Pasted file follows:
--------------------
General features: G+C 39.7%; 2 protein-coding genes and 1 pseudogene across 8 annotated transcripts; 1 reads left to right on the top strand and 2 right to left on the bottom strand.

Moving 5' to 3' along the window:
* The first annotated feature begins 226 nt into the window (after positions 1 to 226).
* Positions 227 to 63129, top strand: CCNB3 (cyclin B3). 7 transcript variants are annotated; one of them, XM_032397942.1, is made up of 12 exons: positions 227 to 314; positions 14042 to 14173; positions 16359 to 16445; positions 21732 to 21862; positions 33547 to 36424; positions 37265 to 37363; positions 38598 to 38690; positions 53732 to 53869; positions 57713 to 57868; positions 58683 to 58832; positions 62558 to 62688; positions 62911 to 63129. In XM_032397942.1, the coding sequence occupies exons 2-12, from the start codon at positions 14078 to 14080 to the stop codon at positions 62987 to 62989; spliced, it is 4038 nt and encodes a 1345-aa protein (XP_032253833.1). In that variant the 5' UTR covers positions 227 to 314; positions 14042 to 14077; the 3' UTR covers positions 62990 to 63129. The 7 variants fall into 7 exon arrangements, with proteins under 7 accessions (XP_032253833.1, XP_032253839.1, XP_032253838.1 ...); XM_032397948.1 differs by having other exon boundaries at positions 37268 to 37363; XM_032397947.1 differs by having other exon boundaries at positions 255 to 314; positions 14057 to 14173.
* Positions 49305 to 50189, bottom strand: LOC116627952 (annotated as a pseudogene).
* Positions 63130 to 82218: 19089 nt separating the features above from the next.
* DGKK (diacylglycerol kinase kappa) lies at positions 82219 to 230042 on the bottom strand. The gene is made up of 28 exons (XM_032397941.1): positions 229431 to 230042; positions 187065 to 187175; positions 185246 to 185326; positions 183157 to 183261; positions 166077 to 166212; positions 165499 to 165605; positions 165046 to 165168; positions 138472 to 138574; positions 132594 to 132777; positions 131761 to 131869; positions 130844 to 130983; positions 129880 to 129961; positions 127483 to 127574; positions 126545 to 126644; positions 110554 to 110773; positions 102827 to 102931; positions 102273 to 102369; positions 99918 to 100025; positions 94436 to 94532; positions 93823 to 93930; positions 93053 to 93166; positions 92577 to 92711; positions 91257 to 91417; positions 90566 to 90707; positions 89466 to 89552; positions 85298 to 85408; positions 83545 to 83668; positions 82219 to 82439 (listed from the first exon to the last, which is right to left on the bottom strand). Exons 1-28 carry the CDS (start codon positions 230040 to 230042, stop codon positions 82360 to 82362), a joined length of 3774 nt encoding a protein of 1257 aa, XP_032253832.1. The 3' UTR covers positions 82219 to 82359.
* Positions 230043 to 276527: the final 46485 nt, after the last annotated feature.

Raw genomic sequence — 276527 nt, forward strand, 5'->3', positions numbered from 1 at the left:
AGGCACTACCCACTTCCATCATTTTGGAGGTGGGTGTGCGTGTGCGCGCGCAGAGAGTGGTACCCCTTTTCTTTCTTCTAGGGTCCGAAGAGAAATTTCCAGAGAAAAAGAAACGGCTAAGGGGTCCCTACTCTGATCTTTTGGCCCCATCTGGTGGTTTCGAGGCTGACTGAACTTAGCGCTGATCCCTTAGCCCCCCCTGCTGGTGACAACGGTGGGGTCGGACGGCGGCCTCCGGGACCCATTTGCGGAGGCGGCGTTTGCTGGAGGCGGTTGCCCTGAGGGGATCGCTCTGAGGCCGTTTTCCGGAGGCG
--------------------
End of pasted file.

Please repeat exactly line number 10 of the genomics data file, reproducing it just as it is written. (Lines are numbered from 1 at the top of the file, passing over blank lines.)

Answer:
AGGCACTACCCACTTCCATCATTTTGGAGGTGGGTGTGCGTGTGCGCGCGCAGAGAGTGGTACCCCTTTTCTTTCTTCTAGGGTCCGAAGAGAAATTTCCAGAGAAAAAGAAACGGCTAAGGGGTCCCTACTCTGATCTTTTGGCCCCATCTGGTGGTTTCGAGGCTGACTGAACTTAGCGCTGATCCCTTAGCCCCCCCTGCTGGTGACAACGGTGGGGTCGGACGGCGGCCTCCGGGACCCATTTGCGGAGGCGGCGTTTGCTGGAGGCGGTTGCCCTGAGGGGATCGCTCTGAGGCCGTTTTCCGGAGGCG